Did you see that Spam® commercial during Super Bowl?
Watching Super Bowl is about three things or any combination of; which team will win the championship game; who’s performing at half-time; what are the Best, Worst or Most Unusual commercials in between commercial breaks.
Answers; Philadelphia Eagles; Justin Timberlake; Spam®.
Spam is a division or Hormel Foods Corp., whose headquarters and Spam Museum are in Austin, Minn., 99 miles south of U.S. Bank Stadium, the site of Super Bowl LII. Spam lifted the lid on a new costly marketing campaign this week. Advertising during football’s biggest game isn’t cheap.
“We’re transitioning into our 80th anniversary year,” said marketing director Nicole Behne, “and we centered on one thing we know to be true: When people hear the sizzle of Spam, it gets them to start craving it.”
One Spam commercial aired during Super Bowl showed a woman cooking up some Spam fried rice. The tagline: “Spam. Don’t knock it ‘til you’ve fried it.”
In another spot, the camera zooms in on Spam and eggs, then Mom spearing some fried Spam with a fork and the tagline, “Sizzle, Pork, And Mmm.”
Other commercial that aired showed Spam burgers and Spam sushi.
Adweek advertising trade publication reports an estimated 12 percent of Americans (and millions of Canadians) saw these spots during the Big Game on Sunday. Spam bought commercial time in 24 TV markets, regions that Hormel identified as having residents who are “already favorably disposed to Spam.”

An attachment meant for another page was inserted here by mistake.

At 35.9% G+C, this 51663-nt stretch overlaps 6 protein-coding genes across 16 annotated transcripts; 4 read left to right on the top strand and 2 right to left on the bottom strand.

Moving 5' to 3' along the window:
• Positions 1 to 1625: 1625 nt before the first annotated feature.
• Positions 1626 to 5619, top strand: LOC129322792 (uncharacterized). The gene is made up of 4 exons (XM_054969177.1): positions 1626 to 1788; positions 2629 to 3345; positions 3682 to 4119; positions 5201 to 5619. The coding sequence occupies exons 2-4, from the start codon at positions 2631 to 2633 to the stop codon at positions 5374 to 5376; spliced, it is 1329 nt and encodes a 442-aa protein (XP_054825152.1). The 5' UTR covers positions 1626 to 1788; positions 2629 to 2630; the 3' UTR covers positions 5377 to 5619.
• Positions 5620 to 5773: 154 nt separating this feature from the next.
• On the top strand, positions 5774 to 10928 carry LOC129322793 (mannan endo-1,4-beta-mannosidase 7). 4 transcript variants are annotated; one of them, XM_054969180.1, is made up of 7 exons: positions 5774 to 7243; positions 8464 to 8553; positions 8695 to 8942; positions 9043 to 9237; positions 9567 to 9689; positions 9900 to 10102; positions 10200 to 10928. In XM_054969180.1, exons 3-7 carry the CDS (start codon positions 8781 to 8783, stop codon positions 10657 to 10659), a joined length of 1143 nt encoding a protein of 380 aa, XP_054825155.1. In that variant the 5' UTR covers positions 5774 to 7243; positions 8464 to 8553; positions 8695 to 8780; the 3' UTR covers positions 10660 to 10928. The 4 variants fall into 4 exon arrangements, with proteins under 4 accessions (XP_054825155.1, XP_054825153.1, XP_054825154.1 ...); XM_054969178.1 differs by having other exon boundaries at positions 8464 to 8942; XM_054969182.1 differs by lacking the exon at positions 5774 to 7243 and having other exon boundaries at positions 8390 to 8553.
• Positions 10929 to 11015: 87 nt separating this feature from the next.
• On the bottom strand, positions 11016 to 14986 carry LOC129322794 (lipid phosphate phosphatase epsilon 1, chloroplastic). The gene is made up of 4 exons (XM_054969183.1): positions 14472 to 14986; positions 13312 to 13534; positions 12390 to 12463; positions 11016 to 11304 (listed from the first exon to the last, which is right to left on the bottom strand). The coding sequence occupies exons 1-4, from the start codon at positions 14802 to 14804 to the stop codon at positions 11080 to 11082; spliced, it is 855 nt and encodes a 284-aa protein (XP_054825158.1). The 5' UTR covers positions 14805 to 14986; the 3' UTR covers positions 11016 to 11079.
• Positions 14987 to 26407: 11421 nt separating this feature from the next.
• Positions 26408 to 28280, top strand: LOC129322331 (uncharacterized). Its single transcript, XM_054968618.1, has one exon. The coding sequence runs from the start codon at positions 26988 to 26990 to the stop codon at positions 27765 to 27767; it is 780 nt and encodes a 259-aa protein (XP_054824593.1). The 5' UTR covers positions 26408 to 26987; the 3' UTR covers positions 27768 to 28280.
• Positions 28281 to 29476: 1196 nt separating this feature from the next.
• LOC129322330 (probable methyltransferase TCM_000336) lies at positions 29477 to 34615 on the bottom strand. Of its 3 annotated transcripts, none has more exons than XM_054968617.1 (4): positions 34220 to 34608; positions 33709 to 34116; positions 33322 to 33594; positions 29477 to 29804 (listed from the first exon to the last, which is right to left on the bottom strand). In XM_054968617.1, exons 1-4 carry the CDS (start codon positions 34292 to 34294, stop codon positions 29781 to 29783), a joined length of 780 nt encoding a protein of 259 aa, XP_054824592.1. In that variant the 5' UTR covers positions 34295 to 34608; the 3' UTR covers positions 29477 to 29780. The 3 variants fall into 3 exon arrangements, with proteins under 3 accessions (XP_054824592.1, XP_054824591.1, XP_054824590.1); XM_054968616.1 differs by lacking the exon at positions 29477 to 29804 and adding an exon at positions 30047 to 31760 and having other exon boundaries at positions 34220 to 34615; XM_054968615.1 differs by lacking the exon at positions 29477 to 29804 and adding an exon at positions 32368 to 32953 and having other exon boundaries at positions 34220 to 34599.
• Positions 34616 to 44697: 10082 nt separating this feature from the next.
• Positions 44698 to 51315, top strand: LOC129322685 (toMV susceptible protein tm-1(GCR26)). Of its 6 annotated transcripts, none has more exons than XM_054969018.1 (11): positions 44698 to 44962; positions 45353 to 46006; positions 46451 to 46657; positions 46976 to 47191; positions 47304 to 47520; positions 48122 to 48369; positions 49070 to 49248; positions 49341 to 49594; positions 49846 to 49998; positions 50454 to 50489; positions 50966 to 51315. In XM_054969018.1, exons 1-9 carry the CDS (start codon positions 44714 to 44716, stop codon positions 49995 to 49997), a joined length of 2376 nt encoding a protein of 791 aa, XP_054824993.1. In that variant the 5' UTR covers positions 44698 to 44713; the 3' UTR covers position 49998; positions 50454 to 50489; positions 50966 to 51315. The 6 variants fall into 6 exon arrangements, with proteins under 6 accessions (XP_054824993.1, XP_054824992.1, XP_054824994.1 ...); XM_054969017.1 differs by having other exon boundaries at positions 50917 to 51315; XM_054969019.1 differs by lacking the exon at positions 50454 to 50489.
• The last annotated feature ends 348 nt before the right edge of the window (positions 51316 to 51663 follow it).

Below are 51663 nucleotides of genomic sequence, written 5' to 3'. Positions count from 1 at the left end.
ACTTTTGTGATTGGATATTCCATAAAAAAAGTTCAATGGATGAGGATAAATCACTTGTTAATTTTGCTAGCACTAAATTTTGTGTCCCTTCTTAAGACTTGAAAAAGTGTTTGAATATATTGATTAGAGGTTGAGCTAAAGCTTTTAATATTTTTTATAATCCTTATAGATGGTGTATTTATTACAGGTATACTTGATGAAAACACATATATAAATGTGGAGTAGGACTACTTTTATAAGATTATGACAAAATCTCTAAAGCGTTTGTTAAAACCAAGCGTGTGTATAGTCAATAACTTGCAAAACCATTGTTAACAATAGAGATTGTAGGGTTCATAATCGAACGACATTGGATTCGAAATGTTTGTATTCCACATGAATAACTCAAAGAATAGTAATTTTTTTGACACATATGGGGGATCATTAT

Hormel is also directing its marketing at potential new consumers who may have heard of Spam but never bought a can.
Leading up to Super Bowl, Tennessee Titans quarterback and Hawaii native Marcus Mariota visited a radio show in Minneapolis to promote Spam.
“Back home we call it a ‘Spam musubi,” Mariota told an interviewer. “Basically, what you do is get a block of rice, you put Spam on top of it and you wrap it in seaweed. It is like a Spam sushi, almost. It is a quick bite, something good. ”
Hawaii residents have been credited with consuming more Spam per capita than any other state, about 5 million pounds a year.